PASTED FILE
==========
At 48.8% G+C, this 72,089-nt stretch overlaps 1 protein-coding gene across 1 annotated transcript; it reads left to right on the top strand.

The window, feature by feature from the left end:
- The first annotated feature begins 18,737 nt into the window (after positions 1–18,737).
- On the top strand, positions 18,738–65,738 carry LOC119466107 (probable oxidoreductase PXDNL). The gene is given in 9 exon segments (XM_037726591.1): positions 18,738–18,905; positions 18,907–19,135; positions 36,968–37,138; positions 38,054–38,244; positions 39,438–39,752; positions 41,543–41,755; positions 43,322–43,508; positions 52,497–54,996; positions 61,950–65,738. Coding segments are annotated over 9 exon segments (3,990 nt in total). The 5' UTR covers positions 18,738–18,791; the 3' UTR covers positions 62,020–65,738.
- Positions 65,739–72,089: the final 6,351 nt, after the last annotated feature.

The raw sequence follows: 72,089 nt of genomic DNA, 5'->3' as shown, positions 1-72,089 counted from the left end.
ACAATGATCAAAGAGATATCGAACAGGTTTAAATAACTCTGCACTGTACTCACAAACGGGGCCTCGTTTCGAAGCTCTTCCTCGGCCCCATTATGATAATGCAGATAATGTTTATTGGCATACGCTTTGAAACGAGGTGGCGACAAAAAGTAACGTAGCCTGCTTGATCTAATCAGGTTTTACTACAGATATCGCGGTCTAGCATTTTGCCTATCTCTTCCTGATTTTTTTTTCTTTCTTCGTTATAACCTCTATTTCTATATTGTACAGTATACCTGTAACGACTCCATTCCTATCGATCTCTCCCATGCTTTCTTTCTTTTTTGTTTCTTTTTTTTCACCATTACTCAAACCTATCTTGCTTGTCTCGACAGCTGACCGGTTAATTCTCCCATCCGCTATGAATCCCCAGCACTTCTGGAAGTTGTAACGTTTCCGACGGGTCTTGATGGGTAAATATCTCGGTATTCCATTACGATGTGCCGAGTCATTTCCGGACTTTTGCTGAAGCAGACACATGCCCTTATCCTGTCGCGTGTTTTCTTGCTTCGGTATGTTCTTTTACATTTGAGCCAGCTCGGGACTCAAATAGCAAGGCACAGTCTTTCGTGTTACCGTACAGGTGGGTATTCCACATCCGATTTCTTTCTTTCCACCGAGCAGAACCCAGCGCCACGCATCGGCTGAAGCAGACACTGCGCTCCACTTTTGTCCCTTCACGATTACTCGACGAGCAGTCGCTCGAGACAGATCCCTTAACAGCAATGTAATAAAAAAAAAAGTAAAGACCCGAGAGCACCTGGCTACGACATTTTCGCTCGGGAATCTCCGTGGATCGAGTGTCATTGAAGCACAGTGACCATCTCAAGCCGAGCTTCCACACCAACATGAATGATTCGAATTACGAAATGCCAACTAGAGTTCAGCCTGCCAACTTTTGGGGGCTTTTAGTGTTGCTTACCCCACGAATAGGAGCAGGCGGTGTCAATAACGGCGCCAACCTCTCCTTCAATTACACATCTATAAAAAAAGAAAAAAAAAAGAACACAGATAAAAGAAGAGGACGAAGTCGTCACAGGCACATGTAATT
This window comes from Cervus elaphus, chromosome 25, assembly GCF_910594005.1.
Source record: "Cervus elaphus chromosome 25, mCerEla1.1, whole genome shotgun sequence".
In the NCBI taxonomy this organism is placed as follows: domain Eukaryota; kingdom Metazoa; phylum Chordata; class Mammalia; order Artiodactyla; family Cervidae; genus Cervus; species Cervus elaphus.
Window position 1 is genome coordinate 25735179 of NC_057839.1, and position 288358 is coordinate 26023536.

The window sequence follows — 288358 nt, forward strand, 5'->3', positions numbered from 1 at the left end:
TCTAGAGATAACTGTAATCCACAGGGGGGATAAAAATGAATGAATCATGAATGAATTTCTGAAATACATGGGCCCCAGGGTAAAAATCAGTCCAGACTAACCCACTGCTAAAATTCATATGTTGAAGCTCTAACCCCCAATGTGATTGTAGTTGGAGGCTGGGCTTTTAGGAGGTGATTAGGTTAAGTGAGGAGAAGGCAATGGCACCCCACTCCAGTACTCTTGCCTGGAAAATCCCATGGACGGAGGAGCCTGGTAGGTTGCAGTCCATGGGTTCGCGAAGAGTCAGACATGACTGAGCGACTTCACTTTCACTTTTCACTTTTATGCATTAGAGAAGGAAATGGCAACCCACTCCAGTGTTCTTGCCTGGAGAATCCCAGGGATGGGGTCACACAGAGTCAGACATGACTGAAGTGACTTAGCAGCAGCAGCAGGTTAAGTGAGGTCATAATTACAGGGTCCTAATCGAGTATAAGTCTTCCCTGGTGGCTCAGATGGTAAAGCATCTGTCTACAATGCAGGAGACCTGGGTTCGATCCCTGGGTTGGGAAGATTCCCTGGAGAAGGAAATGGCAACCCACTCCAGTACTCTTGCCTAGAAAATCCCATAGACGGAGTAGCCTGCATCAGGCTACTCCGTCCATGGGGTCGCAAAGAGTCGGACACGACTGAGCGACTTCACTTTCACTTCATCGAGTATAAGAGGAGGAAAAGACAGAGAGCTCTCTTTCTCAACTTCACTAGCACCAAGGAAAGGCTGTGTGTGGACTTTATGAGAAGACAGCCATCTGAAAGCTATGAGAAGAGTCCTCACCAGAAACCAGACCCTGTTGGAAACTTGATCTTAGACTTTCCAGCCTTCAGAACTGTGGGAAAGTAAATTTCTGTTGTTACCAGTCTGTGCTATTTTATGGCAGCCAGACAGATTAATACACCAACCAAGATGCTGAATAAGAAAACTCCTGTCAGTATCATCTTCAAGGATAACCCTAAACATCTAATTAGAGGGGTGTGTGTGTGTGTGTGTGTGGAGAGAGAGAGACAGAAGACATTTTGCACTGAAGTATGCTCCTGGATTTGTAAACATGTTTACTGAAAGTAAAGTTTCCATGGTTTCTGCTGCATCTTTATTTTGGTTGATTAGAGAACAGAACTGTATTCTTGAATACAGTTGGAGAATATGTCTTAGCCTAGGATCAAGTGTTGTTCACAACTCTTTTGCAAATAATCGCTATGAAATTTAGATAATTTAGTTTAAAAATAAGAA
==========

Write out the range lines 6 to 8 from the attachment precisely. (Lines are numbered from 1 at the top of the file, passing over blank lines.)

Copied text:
The raw sequence follows: 72,089 nt of genomic DNA, 5'->3' as shown, positions 1-72,089 counted from the left end.
ACAATGATCAAAGAGATATCGAACAGGTTTAAATAACTCTGCACTGTACTCACAAACGGGGCCTCGTTTCGAAGCTCTTCCTCGGCCCCATTATGATAATGCAGATAATGTTTATTGGCATACGCTTTGAAACGAGGTGGCGACAAAAAGTAACGTAGCCTGCTTGATCTAATCAGGTTTTACTACAGATATCGCGGTCTAGCATTTTGCCTATCTCTTCCTGATTTTTTTTTCTTTCTTCGTTATAACCTCTATTTCTATATTGTACAGTATACCTGTAACGACTCCATTCCTATCGATCTCTCCCATGCTTTCTTTCTTTTTTGTTTCTTTTTTTTCACCATTACTCAAACCTATCTTGCTTGTCTCGACAGCTGACCGGTTAATTCTCCCATCCGCTATGAATCCCCAGCACTTCTGGAAGTTGTAACGTTTCCGACGGGTCTTGATGGGTAAATATCTCGGTATTCCATTACGATGTGCCGAGTCATTTCCGGACTTTTGCTGAAGCAGACACATGCCCTTATCCTGTCGCGTGTTTTCTTGCTTCGGTATGTTCTTTTACATTTGAGCCAGCTCGGGACTCAAATAGCAAGGCACAGTCTTTCGTGTTACCGTACAGGTGGGTATTCCACATCCGATTTCTTTCTTTCCACCGAGCAGAACCCAGCGCCACGCATCGGCTGAAGCAGACACTGCGCTCCACTTTTGTCCCTTCACGATTACTCGACGAGCAGTCGCTCGAGACAGATCCCTTAACAGCAATGTAATAAAAAAAAAAGTAAAGACCCGAGAGCACCTGGCTACGACATTTTCGCTCGGGAATCTCCGTGGATCGAGTGTCATTGAAGCACAGTGACCATCTCAAGCCGAGCTTCCACACCAACATGAATGATTCGAATTACGAAATGCCAACTAGAGTTCAGCCTGCCAACTTTTGGGGGCTTTTAGTGTTGCTTACCCCACGAATAGGAGCAGGCGGTGTCAATAACGGCGCCAACCTCTCCTTCAATTACACATCTATAAAAAAAGAAAAAAAAAAGAACACAGATAAAAGAAGAGGACGAAGTCGTCACAGGCACATGTAATT
This window comes from Cervus elaphus, chromosome 25, assembly GCF_910594005.1.